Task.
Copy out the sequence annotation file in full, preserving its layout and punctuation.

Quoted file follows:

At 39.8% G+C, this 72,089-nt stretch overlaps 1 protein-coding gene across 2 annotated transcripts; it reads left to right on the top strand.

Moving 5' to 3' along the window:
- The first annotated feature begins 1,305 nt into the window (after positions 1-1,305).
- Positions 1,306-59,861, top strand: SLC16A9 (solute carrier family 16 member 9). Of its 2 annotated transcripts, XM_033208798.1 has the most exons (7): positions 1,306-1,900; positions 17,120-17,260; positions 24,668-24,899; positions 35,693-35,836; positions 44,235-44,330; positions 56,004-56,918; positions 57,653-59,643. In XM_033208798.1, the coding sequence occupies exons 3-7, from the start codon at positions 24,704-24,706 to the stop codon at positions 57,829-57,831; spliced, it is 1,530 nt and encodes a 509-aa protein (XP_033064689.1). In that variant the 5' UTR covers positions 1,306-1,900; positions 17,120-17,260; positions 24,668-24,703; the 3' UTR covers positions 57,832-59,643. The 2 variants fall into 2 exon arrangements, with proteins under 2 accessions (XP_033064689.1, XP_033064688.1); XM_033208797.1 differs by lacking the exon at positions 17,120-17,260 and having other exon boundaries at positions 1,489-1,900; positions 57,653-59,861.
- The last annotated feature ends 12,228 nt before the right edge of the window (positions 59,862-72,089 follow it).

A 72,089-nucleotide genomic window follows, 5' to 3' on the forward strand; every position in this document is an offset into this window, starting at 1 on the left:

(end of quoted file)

At 39.8% G+C, this 72,089-nt stretch overlaps 1 protein-coding gene across 2 annotated transcripts; it reads left to right on the top strand.

Moving 5' to 3' along the window:
- The first annotated feature begins 1,305 nt into the window (after positions 1-1,305).
- Positions 1,306-59,861, top strand: SLC16A9 (solute carrier family 16 member 9). Of its 2 annotated transcripts, XM_033208798.1 has the most exons (7): positions 1,306-1,900; positions 17,120-17,260; positions 24,668-24,899; positions 35,693-35,836; positions 44,235-44,330; positions 56,004-56,918; positions 57,653-59,643. In XM_033208798.1, the coding sequence occupies exons 3-7, from the start codon at positions 24,704-24,706 to the stop codon at positions 57,829-57,831; spliced, it is 1,530 nt and encodes a 509-aa protein (XP_033064689.1). In that variant the 5' UTR covers positions 1,306-1,900; positions 17,120-17,260; positions 24,668-24,703; the 3' UTR covers positions 57,832-59,643. The 2 variants fall into 2 exon arrangements, with proteins under 2 accessions (XP_033064689.1, XP_033064688.1); XM_033208797.1 differs by lacking the exon at positions 17,120-17,260 and having other exon boundaries at positions 1,489-1,900; positions 57,653-59,861.
- The last annotated feature ends 12,228 nt before the right edge of the window (positions 59,862-72,089 follow it).

A 72,089-nucleotide genomic window follows, 5' to 3' on the forward strand; every position in this document is an offset into this window, starting at 1 on the left: